Lo, let that night be solitary
Let there be no company for journeys, or doing any business; no meetings of friends, neighbours, or relations on it, for refreshment, pleasure, and recreation, after the business of the day is over, as is frequently done; let there be no associations of this kind, or any other: in the night it was usual to have feasts on various accounts, and especially on account of marriage; but now let there be none, let there be as profound a silence as if all creatures, men and beasts, were dead, and removed from off the face of the earth, and nothing to be heard and seen on it: or, "let it be barren" or "desolate" F5, so R. Simeon bar Tzemach interprets it, and refers to ( Isaiah 49:21 ) ; that is, let no children be born in it, and so no occasion for any joy on that account, as follows; let it be as barren as a flint F6:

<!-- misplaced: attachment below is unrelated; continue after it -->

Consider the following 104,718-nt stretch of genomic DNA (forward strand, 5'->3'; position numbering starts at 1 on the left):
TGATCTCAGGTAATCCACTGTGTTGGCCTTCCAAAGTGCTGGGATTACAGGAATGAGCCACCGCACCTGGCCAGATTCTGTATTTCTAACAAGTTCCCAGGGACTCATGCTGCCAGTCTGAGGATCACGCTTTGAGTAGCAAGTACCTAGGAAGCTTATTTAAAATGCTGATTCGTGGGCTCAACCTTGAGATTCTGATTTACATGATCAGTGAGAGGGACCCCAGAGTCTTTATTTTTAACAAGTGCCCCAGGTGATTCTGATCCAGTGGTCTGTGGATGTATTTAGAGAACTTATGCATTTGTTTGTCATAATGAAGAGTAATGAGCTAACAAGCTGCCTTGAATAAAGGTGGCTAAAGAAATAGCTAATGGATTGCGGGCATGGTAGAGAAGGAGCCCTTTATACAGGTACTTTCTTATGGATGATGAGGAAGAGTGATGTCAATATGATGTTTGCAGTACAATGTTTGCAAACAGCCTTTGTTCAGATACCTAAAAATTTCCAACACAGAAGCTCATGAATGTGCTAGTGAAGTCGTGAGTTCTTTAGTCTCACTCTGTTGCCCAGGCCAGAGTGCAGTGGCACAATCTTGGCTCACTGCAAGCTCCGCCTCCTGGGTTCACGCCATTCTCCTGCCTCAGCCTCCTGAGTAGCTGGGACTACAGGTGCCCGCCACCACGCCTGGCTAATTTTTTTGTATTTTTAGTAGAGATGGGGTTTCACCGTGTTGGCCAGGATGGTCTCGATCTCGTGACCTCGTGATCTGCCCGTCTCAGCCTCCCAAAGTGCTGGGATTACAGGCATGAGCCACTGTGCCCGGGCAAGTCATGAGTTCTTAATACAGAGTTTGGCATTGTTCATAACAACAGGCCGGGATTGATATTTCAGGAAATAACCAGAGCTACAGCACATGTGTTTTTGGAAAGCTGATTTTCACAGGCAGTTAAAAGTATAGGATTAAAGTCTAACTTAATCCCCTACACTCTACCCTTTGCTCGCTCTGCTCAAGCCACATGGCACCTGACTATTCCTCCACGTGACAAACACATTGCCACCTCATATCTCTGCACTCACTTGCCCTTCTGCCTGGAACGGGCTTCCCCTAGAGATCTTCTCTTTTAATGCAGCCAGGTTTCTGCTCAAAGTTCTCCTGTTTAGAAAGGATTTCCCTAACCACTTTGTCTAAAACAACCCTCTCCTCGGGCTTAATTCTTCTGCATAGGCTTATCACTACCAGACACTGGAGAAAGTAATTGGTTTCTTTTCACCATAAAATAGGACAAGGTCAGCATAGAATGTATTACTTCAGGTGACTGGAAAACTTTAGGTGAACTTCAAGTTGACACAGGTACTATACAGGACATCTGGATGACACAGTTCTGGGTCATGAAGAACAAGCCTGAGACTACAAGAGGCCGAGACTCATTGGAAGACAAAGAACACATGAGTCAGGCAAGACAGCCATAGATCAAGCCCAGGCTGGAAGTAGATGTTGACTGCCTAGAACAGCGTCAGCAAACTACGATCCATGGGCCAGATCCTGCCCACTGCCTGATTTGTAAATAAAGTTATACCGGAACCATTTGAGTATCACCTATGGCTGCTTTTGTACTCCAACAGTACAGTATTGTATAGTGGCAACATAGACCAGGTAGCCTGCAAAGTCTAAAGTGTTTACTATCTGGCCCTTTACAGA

let no joyful voice come therein;
which some even carry to the nocturnal singing of saints in private or in public assemblies, and to the songs of angels, those morning stars in heaven; but it seems rather to design natural or civil joy, or singing on civil accounts; as on account of marriage, and particularly on account of the birth of a child, and especially his own birth, and even any expressions of joy on any account; and that there might not be so much as the crowing of a cock heard, as the Targum has it.
F5 (dwmlg) "orba", Syr. "desolata", Ar. "vasta", Schmidt.
F6 "Sterilis", Schultens; "effoetus", apud Arab. in ib. See Hottinger. Smegma Orientale, l. 1. c. 7. p. 136.